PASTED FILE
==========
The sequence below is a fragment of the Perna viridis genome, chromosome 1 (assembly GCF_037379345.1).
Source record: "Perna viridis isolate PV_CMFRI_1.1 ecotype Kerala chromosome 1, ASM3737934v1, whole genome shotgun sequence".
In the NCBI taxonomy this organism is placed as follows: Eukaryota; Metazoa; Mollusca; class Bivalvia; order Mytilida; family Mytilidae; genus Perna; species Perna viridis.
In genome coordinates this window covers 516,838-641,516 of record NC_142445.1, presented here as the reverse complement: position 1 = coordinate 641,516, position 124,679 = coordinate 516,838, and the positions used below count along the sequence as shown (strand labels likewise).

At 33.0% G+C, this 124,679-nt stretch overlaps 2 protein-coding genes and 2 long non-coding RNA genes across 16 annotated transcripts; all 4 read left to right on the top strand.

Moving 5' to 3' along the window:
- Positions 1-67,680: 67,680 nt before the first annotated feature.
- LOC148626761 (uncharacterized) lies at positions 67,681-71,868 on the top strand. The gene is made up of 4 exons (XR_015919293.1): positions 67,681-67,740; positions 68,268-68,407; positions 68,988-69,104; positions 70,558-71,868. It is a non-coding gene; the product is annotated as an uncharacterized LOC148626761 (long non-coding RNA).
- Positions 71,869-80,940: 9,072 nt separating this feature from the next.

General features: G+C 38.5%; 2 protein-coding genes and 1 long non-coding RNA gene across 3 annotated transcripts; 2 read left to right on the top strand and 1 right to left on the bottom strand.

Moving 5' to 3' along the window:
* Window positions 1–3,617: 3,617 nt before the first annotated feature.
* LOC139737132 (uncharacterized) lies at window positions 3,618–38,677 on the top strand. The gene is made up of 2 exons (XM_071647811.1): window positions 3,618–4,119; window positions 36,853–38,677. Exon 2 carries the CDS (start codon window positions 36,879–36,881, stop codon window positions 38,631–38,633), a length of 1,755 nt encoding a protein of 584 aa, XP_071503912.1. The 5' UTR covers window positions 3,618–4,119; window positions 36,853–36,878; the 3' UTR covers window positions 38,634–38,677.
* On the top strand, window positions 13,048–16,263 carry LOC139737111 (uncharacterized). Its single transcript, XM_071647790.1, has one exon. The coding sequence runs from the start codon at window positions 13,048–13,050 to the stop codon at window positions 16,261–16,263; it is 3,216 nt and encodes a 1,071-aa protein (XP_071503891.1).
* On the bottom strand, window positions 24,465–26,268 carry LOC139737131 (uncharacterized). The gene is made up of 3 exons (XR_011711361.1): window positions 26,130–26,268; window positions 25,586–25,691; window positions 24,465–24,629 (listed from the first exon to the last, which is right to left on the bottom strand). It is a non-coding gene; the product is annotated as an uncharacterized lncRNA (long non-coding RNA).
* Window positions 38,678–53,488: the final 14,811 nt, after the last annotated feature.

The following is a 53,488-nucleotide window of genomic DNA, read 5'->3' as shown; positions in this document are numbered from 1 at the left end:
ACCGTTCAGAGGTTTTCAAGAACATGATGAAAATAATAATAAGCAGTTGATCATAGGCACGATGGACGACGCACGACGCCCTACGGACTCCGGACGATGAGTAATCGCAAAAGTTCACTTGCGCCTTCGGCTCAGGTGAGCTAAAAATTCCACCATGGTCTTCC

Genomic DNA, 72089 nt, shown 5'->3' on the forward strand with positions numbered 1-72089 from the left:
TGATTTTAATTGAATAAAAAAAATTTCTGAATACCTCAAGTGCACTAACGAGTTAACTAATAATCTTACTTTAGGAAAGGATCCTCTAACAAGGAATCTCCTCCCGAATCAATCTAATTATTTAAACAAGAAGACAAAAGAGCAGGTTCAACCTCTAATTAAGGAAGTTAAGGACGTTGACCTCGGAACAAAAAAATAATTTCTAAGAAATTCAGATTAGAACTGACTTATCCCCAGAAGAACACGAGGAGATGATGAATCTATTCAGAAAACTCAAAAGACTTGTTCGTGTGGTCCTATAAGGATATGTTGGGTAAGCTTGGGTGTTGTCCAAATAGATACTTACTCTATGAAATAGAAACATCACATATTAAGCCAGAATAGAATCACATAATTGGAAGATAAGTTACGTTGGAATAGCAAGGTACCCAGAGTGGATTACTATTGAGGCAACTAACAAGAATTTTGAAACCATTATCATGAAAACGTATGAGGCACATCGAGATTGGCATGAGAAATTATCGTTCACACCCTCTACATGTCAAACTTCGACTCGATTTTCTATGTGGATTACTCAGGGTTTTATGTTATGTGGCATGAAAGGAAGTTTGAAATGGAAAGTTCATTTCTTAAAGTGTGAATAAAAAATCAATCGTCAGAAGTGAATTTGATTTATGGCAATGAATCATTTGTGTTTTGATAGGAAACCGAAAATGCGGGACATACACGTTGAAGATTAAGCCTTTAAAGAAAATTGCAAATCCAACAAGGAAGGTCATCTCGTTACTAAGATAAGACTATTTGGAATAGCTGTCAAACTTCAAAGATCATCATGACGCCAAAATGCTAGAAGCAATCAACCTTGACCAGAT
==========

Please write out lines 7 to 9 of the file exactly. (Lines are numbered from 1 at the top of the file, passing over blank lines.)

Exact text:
- Positions 1-67,680: 67,680 nt before the first annotated feature.
- LOC148626761 (uncharacterized) lies at positions 67,681-71,868 on the top strand. The gene is made up of 4 exons (XR_015919293.1): positions 67,681-67,740; positions 68,268-68,407; positions 68,988-69,104; positions 70,558-71,868. It is a non-coding gene; the product is annotated as an uncharacterized LOC148626761 (long non-coding RNA).
- Positions 71,869-80,940: 9,072 nt separating this feature from the next.